For some reason, I form memories related to taste and smell more readily than I form visual memories; this has always been the case.  My earliest memory, if I want to be honest, is of eating blueberries-and-cream baby food.  Maybe this was the beginning of my intensely emotional love/hate relationship with food, but that’s a question for later.

I was eight when the September 11th attacks occurred.  My memories from that day are few and vague.  I remember the cinnamon raisin oatmeal I ate for breakfast, and the distinctive, acrid smell of dust that characterizes late summer in Phoenix.  I remember walking down the hall, still smelling of sleep and my clean, faded pink comforter, confused about why the TV was on so early in the morning.

What I do not remember is the look on my mother’s face as she stood watching the news.  In fact, I barely remember the reactions of any adults around me that day.  I imagine they’d be similar to the reaction I had, reading about Orlando last Sunday morning.  Anger first.  Anger literally for days.  I recalled the people I’d met, even at my university, who truly, wholeheartedly believed that the worst of the violence and discrimination against LGBT individuals was over.  I wondered what they were thinking now, and I realized that I didn’t particularly care.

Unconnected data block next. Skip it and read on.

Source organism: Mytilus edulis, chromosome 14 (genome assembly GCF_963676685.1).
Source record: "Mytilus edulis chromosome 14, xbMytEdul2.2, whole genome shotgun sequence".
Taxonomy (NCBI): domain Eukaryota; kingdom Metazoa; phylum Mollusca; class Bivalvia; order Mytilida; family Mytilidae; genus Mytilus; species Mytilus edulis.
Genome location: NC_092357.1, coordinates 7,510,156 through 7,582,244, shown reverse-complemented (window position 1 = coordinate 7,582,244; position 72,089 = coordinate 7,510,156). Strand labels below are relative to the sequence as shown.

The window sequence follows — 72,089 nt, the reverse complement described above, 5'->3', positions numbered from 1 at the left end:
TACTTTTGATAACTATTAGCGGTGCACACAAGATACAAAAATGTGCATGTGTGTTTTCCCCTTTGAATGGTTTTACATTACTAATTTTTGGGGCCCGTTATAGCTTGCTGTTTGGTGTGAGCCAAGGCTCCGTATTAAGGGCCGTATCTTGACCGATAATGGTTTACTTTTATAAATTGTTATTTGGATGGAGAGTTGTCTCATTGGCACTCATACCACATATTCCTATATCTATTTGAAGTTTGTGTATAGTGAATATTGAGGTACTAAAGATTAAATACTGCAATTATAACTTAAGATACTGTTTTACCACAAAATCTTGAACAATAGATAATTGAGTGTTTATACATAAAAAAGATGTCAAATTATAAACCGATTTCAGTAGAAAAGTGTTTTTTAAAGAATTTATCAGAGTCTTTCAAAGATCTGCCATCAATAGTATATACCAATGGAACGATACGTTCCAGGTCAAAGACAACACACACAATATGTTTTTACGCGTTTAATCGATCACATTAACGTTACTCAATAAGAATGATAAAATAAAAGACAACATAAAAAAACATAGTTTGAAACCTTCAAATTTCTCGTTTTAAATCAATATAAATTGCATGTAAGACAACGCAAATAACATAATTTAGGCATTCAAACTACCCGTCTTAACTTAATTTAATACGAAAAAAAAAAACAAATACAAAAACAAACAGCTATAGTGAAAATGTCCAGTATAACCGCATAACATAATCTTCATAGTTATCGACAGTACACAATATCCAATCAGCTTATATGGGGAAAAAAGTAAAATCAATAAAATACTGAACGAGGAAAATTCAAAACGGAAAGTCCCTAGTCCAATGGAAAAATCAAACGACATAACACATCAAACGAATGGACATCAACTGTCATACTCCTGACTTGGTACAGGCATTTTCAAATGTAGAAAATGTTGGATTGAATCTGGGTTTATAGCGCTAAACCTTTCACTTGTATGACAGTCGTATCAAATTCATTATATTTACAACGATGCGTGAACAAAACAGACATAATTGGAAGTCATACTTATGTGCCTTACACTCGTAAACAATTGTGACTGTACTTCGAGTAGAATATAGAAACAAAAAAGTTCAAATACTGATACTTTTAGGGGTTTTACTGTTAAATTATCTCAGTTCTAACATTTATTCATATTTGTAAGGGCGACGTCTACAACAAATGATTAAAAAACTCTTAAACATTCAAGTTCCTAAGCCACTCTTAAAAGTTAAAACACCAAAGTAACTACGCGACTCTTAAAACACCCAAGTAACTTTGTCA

The information kept coming, and I wanted to look away but couldn’t.  I didn’t want to know, but I needed to know.  It took the next few days to sink in.  The magnitude of this event.  On Monday, I read press release after press release of foreign dignitaries offering the United States their sympathies.  Countries suffering from their own tragedies were reaching out to us.  I heard my mother’s voice break on the phone that night.

A few summers ago, “Same Love” came out, and I remember hearing it on the radio in the central Texas town I lived in and rejoicing.  Maybe things are getting better, I thought.  That moment seems so long ago, now; much longer than a few years.  I carry new scars, both physical and emotional, and this world seems smaller and heavier than ever, constricted by fear and pain.

I want to remember Sunday.  I want to remember more than just the scratch of the apartment carpet against my bare legs and the taste of my chocolate-covered protein bar as I scanned the news.  I want to remember the anger and exhaustion that I felt so that, in the future, I can at least mean it to myself when I say Never again.

I used to read Dr. Ed Friedlander’s website a lot when I was in high school, and I still visit occasionally.  Although he is a pathologist and not a politician, his thoughts on violence are some that remain close to my heart, because he has phrased them more eloquently than I ever could.

Like most other mammals, when we human beings are HURTING AND CONFUSED at the same time, we have a natural (though lamentable) tendency to lash out against (blame, physically attack) someone else, regardless of the realities of the situation. We’ve all seen individuals do this, and perhaps we’ve even done this ourselves …

As before, my best prescription is Dr. Virchow’s: reduce the hurting and confusion through real democracy, honest science, reasonable security of person and property, and access to education and rewarding work.

Nothing else can possibly work.


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